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September 24, 2004

Excerpts: The Cult of Mac - Part VI

By: Dylan Schleicher @ 2:44 PM – Filed under: Management & Workplace Culture

I started doing this because none of the sales associates could ever answer any questions about Apple products and I could, said WilliamLH (http://www.mymac2u.com/), one of the guys in aisle six. Why did I do this, with no pay, no outright reward? Because that is the type of people Mac users are. It is a passion, an obsession, a religion if you will. WilliamLH started visiting stores when he was out anyway, he said, but eventually he went every weekend when he had free time.
Occasionally, extra-zealous Mac fans would sabotage Windows PCs at stores, though it was more common to rearrange a magazine stand so that Mac magazines obscured the Windows ones.
The army of volunteer salespeople worked so well, Apple eventually co-opted the idea, first with Demo Daysone-off sales events coinciding with big shopping days or product launchesand then with a longer-term program overseen by MarketSource, a marketing firm.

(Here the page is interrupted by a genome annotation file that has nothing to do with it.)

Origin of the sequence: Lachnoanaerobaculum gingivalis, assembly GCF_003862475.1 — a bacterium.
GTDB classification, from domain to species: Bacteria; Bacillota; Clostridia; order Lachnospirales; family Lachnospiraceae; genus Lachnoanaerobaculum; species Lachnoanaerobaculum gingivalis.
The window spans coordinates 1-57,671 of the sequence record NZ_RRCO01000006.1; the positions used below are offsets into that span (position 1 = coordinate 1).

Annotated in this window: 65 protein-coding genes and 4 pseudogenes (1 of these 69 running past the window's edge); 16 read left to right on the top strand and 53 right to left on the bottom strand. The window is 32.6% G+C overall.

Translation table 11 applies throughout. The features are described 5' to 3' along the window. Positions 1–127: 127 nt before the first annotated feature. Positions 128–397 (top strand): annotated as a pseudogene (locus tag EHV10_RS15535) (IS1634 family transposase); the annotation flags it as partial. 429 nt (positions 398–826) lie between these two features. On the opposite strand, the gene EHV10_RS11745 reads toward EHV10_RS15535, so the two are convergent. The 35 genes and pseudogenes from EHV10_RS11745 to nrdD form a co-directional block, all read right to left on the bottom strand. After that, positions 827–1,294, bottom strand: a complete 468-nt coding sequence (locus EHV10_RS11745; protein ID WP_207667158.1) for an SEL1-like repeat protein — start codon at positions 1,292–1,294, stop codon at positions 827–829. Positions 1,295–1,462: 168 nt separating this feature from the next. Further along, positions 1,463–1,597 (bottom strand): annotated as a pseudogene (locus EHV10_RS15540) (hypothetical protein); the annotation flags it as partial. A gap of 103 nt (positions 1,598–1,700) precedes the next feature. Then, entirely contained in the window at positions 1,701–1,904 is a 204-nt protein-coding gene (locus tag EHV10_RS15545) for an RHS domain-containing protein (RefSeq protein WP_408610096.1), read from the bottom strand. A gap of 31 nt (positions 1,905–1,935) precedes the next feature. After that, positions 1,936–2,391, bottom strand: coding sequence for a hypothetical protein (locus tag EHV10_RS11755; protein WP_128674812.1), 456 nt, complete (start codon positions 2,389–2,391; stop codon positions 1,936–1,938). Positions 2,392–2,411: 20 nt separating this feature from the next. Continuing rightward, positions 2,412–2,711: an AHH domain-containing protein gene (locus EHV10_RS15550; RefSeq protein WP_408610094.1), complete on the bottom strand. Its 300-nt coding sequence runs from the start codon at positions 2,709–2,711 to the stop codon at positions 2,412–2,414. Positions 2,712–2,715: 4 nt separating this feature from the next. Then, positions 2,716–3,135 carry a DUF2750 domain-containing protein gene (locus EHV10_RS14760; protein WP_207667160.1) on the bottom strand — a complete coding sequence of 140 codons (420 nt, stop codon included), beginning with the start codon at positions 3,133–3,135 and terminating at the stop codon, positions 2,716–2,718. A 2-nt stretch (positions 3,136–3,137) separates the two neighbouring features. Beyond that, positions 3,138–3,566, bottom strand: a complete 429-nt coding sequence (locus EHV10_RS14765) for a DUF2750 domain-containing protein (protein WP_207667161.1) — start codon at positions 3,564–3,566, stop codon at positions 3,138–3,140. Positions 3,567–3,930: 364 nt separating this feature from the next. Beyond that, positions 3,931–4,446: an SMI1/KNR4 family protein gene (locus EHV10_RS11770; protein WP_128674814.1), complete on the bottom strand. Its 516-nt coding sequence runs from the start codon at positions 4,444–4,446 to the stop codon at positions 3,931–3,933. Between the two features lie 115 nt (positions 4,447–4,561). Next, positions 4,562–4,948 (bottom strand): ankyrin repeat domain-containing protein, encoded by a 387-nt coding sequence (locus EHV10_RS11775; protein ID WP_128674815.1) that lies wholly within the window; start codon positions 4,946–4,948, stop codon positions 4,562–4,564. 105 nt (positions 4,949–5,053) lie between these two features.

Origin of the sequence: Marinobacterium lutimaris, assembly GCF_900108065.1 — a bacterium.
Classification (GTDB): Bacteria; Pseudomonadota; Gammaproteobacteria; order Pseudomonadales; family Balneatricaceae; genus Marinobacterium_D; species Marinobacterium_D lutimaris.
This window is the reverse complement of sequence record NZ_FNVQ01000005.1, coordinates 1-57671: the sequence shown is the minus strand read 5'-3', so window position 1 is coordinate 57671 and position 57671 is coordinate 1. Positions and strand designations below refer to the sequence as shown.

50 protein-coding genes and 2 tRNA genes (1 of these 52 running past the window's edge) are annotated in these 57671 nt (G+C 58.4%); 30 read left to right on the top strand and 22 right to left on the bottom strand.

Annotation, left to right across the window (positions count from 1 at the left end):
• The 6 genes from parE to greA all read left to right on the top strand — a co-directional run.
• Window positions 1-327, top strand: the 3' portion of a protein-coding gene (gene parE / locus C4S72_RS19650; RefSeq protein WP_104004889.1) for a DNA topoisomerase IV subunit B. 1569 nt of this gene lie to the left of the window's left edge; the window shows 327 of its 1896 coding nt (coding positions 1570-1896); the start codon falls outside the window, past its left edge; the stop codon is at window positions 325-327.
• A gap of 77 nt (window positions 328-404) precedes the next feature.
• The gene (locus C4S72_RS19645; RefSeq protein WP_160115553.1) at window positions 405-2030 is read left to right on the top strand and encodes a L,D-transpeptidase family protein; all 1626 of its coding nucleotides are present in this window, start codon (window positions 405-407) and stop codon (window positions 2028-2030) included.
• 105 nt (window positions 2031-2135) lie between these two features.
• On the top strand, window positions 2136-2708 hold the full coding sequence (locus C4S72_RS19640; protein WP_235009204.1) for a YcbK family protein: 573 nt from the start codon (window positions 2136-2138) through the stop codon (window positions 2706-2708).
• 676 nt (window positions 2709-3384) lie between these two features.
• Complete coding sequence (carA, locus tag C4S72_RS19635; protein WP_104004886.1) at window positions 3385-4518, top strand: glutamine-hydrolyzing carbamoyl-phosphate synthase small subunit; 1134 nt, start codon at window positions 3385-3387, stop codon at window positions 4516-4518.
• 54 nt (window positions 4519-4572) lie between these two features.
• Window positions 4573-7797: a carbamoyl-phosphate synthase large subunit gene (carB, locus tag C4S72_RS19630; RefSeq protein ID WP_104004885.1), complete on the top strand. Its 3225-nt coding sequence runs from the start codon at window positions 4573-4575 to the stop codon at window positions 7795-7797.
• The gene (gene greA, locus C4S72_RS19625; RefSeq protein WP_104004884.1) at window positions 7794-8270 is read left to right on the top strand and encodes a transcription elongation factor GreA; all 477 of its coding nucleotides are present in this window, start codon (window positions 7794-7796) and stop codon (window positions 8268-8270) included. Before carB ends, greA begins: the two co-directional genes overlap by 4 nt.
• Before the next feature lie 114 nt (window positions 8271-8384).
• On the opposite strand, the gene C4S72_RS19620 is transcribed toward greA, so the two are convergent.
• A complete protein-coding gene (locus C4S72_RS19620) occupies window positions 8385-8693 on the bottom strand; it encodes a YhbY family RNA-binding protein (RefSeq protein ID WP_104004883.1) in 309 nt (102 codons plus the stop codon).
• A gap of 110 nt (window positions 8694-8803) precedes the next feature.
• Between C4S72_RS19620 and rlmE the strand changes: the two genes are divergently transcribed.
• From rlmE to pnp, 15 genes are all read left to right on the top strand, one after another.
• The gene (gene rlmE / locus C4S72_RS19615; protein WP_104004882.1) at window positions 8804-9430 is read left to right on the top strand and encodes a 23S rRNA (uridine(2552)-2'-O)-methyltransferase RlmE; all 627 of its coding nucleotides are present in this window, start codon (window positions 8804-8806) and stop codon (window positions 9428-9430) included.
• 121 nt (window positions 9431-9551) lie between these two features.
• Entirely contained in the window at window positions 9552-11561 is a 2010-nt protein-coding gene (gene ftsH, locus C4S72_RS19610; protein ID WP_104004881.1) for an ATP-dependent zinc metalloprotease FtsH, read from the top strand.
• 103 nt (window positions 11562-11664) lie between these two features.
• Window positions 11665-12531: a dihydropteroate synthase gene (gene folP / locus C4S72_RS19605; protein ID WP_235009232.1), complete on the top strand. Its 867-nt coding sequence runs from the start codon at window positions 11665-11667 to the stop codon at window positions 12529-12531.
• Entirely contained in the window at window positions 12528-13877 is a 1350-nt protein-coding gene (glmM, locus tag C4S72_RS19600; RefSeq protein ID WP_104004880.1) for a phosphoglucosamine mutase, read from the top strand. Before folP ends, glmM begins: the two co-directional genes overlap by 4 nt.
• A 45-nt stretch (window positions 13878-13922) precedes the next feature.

Dan Oblak (http://macbigot.com/) became a Demo Day volunteerpaid $75 a dayand then an Apple Power Rep, which was more of a part-time job. As a Power Rep, Oblak spent about 10 hours a week, on top of his day job, supporting the staff at five local Circuit City stores. These are usually not people who spend every waking hour reading about and discussing the Mac, he said. But I do; and the exposure Ive had to the questions and concerns of the potential Mac customer is a tool that these stores can take advantage of.
Oblak was responsible for making sure all the Macs were running, the display area was neat and tidy, and all the signage was present and correct. On top of this, he put together a weekly Mac newsletter (http://homepage.mac.com/jdoblak/) for the sales staff and often made himself available throughout the week for advice. He didnt do any selling directly, although he often talked to potential customers.
My wife is a Mac widow, he said. Its a challenge. Many of these salespeople are a bit green, and there is high turnover in any retail environment, but little victories here and there make it all worthwhile."

About Dylan Schleicher


Dylan Schleicher has been a part of the 800-CEO-READ claque since 2003. Even though he's stayed on at the company, he has not stayed put. After beginning in shipping & receiving, he joined customer service and accounting before moving into his current, highly elliptical orbit of duties overseeing the ChangeThis and In the Books websites, the company's annual review of books and in-house design. He lives with his wife and two children in the Washington Heights neighborhood on Milwaukee's West Side.